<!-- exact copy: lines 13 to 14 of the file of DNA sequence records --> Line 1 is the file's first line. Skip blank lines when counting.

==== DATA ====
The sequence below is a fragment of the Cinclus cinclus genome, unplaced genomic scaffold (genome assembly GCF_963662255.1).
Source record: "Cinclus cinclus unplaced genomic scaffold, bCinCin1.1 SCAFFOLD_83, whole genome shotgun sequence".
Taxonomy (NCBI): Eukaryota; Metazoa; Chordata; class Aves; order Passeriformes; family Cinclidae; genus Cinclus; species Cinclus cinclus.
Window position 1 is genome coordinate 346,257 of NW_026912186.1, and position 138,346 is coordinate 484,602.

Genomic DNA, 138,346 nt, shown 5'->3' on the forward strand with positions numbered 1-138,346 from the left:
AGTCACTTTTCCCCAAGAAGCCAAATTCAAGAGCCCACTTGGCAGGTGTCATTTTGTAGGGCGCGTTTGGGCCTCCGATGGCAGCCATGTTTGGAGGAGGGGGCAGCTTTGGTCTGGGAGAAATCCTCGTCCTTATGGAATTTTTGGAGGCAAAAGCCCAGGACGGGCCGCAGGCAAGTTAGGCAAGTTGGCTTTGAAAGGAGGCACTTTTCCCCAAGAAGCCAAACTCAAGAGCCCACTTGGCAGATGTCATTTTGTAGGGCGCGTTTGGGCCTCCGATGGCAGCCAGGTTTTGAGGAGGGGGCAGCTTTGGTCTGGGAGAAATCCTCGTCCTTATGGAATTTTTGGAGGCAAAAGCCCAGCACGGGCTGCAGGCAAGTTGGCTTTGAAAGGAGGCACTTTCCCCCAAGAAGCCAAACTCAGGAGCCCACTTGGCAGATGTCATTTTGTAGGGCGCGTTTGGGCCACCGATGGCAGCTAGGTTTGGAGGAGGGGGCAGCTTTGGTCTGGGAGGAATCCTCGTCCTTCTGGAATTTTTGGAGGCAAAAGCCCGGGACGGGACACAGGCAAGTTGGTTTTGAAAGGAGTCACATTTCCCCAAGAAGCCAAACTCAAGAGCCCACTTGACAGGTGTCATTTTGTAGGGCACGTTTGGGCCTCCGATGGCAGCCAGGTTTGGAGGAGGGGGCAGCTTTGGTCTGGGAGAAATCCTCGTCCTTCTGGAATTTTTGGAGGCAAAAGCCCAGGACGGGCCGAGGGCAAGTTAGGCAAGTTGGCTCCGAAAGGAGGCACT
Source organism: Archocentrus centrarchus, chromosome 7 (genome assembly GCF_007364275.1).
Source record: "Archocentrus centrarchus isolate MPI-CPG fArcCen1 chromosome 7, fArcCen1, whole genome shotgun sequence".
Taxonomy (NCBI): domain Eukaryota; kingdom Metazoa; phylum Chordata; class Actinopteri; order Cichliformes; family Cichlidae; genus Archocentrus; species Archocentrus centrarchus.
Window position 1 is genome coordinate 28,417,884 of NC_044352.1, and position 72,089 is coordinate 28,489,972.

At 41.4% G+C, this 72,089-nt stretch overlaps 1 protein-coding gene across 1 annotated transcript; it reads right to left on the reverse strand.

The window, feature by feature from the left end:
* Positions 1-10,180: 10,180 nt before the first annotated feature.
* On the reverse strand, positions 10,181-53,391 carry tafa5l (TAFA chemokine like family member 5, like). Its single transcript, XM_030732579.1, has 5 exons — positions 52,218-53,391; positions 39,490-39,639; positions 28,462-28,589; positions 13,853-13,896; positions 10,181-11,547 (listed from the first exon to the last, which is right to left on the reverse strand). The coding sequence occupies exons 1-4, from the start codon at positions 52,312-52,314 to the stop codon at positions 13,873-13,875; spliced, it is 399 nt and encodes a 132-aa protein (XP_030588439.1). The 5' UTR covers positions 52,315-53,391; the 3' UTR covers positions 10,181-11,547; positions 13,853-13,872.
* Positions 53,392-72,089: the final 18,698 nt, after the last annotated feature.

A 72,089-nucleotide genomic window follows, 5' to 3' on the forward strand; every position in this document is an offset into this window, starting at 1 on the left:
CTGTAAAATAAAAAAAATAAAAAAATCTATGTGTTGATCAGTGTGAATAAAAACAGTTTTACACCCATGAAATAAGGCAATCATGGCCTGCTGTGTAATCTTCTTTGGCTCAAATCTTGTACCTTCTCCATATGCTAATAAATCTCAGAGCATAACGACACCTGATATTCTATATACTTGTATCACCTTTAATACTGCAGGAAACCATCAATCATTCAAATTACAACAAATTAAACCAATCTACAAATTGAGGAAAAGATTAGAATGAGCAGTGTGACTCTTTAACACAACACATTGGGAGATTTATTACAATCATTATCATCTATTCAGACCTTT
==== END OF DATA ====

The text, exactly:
* Positions 1-10,180: 10,180 nt before the first annotated feature.
* On the reverse strand, positions 10,181-53,391 carry tafa5l (TAFA chemokine like family member 5, like). Its single transcript, XM_030732579.1, has 5 exons — positions 52,218-53,391; positions 39,490-39,639; positions 28,462-28,589; positions 13,853-13,896; positions 10,181-11,547 (listed from the first exon to the last, which is right to left on the reverse strand). The coding sequence occupies exons 1-4, from the start codon at positions 52,312-52,314 to the stop codon at positions 13,873-13,875; spliced, it is 399 nt and encodes a 132-aa protein (XP_030588439.1). The 5' UTR covers positions 52,315-53,391; the 3' UTR covers positions 10,181-11,547; positions 13,853-13,872.